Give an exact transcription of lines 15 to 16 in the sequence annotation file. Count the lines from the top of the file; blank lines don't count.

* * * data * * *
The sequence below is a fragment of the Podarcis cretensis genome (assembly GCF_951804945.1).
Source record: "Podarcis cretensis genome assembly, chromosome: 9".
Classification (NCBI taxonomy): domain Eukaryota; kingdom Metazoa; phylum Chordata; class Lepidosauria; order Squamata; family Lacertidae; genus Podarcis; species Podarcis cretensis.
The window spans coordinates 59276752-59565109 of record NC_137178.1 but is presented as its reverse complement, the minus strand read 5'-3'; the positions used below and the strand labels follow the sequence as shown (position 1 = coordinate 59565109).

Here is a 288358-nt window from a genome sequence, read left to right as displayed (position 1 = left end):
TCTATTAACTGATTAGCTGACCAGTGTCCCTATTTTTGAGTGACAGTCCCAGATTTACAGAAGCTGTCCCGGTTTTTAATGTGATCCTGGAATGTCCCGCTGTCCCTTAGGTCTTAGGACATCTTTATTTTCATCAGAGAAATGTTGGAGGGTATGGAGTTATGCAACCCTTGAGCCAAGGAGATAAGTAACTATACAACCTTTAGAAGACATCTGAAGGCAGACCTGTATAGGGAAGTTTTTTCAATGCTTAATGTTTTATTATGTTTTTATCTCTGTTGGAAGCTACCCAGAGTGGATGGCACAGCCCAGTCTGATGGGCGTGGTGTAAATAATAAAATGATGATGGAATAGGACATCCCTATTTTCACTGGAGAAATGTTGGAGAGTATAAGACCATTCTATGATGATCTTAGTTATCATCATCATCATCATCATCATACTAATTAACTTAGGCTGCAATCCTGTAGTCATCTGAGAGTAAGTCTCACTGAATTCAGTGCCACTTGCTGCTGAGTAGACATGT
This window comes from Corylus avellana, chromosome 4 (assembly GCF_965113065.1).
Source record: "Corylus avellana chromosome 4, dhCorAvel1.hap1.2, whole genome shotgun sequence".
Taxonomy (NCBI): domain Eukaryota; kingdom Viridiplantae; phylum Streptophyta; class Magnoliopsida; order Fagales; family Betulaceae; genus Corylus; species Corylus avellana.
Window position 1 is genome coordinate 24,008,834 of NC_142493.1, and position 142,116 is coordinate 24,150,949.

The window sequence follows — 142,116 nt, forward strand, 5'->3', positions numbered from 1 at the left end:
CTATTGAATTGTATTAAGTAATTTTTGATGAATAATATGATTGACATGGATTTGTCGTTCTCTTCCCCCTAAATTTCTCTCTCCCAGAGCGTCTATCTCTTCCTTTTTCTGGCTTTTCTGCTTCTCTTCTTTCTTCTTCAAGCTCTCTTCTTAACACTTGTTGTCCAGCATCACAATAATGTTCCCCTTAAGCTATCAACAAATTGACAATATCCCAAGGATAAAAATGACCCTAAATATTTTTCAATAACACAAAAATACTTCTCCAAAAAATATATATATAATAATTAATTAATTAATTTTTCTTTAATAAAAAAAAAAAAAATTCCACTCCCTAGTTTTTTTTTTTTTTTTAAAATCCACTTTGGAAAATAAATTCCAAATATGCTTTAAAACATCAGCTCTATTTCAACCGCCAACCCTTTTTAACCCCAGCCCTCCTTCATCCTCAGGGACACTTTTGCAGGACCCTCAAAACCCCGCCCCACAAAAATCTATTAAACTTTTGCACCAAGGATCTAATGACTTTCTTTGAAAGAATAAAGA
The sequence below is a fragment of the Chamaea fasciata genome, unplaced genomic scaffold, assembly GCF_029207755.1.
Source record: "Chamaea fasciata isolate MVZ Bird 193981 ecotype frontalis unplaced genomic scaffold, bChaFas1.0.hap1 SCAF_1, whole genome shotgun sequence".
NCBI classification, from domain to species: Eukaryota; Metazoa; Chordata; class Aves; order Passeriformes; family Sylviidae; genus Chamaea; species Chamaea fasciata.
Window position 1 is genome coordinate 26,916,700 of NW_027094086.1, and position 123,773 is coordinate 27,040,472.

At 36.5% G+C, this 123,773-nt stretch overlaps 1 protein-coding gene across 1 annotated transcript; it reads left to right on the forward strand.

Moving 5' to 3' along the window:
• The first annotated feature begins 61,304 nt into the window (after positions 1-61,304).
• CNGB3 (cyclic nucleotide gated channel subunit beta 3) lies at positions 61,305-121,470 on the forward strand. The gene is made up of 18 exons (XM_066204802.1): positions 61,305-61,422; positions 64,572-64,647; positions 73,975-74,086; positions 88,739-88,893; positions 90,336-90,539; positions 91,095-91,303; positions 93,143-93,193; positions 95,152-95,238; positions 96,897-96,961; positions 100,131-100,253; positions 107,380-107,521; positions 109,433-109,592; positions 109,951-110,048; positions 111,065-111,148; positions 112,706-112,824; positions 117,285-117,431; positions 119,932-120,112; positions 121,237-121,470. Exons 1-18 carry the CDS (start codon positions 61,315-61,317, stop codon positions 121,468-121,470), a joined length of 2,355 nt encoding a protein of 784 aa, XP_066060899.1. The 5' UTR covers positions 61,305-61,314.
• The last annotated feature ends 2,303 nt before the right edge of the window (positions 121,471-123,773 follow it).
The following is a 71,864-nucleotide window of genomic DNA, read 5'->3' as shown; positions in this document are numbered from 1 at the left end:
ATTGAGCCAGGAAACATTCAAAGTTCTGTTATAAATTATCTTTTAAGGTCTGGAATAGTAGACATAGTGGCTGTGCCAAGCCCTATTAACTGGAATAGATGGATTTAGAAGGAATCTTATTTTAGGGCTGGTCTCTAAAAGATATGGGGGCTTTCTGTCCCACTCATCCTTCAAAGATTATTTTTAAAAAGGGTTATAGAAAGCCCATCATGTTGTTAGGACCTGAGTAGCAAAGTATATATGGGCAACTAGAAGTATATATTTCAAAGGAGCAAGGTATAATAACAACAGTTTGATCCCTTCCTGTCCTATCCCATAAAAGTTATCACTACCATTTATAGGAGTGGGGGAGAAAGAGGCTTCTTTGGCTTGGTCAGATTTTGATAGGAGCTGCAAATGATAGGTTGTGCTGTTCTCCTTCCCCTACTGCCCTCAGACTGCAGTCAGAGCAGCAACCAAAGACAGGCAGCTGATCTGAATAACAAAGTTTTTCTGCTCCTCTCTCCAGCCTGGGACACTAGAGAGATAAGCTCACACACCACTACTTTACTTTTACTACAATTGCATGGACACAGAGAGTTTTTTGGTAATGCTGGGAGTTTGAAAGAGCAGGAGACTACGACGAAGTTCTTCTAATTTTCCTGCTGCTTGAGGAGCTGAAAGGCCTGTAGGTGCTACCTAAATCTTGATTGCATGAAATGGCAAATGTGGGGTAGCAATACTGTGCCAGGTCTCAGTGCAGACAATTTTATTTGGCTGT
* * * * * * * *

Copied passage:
NCBI classification, from domain to species: Eukaryota; Metazoa; Chordata; class Aves; order Passeriformes; family Sylviidae; genus Chamaea; species Chamaea fasciata.
Window position 1 is genome coordinate 26,916,700 of NW_027094086.1, and position 123,773 is coordinate 27,040,472.